“And who actually cares about this?” is the first question I pose to a teacher when they share an idea for a project. Not because I don’t care but because I am genuinely interested in who really does.
There is someone out there in the universe that cares about this state standard, and once we can hunt down this person, we can create an application of new knowledge in some meaningful way.
If we discover that a local politician cares about the history of a particular court case and precedents, a social studies teacher can create a context for learning. If a local builder uses the Pythagorean Theorem to square up a basement, a math project can be built requiring students to have to actually need to know about these structures.
Application of something real, something that a guy with a real job needs to actually know, that is often where I start helping a teacher build in a sense of purpose in the project for students.
But sometimes, when we talk about relevancy in school, often times we are shown models of “exciting and relevant” curriculum, perhaps tying into local culture, music projects, or something that involves clothing. But is this the same thing as a meaningful curriculum?
Is finding meaning and application the same as tying into your favorite band? Or do we severely underestimate what motivates students by suggesting that they can only do schoolwork linked to their personal hobbies?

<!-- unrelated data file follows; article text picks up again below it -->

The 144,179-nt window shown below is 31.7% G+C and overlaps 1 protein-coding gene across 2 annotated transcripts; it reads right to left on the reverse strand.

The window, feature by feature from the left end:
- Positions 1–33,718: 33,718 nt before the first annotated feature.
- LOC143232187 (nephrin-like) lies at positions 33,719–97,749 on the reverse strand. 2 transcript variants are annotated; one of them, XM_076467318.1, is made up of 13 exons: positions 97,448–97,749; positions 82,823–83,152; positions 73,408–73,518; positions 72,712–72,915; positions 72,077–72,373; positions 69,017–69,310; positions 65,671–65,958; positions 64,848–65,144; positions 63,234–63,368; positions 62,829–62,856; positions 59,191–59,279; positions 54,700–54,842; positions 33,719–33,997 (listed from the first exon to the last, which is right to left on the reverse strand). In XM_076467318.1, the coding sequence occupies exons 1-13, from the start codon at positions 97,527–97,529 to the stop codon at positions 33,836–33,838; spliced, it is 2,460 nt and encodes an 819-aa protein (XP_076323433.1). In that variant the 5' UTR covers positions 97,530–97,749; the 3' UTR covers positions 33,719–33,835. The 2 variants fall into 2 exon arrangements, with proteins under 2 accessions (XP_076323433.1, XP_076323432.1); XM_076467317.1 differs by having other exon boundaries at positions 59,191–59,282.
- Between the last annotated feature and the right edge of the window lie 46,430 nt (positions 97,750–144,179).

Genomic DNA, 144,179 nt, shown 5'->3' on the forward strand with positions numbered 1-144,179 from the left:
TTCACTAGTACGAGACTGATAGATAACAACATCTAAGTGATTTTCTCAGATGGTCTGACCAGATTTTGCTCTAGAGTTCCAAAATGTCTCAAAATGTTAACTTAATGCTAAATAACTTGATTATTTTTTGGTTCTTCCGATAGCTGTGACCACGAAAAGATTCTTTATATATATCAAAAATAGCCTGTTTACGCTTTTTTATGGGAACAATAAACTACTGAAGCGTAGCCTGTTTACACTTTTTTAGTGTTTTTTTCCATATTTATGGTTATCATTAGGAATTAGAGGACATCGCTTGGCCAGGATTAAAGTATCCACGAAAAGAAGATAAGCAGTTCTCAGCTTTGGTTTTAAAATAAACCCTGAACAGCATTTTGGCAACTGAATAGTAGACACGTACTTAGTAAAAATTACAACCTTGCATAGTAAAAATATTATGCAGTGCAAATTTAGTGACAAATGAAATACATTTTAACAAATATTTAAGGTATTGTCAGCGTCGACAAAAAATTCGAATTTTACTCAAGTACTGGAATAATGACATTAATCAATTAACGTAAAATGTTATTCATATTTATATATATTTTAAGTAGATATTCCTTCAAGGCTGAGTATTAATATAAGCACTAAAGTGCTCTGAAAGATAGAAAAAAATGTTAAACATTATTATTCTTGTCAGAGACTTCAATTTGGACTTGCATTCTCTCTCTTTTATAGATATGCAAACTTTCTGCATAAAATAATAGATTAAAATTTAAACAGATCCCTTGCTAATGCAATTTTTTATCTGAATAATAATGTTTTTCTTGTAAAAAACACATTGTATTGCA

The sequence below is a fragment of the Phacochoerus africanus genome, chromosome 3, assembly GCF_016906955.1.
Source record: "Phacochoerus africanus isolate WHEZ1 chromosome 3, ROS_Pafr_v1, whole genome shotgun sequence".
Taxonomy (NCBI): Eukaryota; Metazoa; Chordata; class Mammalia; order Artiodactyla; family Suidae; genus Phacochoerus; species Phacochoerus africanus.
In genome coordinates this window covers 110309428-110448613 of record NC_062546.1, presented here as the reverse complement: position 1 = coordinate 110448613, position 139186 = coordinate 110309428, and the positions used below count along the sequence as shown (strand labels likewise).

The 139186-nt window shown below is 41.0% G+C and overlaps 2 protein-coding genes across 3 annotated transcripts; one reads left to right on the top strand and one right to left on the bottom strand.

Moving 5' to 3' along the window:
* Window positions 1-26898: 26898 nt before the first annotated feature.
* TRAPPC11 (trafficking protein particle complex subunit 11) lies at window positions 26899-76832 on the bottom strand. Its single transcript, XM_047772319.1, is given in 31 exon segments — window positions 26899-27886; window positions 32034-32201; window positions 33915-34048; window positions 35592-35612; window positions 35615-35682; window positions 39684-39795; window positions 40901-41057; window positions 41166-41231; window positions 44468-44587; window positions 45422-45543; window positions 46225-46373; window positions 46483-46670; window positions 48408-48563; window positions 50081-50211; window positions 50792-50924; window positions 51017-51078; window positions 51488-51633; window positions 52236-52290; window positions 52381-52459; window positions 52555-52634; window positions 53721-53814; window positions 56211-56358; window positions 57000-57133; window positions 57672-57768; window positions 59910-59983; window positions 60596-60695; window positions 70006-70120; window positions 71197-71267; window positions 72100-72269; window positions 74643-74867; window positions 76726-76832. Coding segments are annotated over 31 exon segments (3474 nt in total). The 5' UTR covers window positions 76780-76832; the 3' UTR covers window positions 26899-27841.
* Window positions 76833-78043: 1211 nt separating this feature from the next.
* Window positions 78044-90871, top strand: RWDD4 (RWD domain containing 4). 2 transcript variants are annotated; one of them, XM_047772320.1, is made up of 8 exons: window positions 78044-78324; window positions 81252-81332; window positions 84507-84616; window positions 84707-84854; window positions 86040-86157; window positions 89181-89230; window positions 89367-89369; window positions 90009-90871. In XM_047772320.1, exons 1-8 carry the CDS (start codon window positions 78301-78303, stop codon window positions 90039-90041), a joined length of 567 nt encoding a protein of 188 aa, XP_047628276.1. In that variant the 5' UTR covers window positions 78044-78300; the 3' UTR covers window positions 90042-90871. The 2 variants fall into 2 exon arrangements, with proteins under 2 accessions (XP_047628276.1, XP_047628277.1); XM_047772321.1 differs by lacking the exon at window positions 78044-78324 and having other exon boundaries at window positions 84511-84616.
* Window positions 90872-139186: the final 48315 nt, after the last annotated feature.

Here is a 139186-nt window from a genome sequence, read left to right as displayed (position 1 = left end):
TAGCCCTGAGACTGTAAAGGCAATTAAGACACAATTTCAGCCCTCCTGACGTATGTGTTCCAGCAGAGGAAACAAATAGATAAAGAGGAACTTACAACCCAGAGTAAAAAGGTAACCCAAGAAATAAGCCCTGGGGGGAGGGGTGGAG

There is nothing wrong with tapping into student interest of course, but interest-based projects without deeper meaning still does not get to the heart of good instruction with real purpose — which is what stopped me short when I read the article yesterday in Forbes about the current list of young billionaires and some of their spending habits.
What is it that these young billionaires are doing to change the world? Philanthropic adventures. At young ages, many of these wealthy, self-made men are giving to a variety of causes including school systems, alternative fuel research, and other charities of interest to this wealthy set whose other unique lifestyle habits includes more modest-sized homes and moderate living circumstances than their older counterparts.
If today’s heroes have traded the Rock’n’Roll lifestyle for a more humble and giving existence, does this change the question from “Who cares?” to something deeper?
Perhaps the application of “a guy with a job” for Millennials needs a twist and when teachers are ready, I think the new question I am going to pose is “how are students going to benefit with this project?”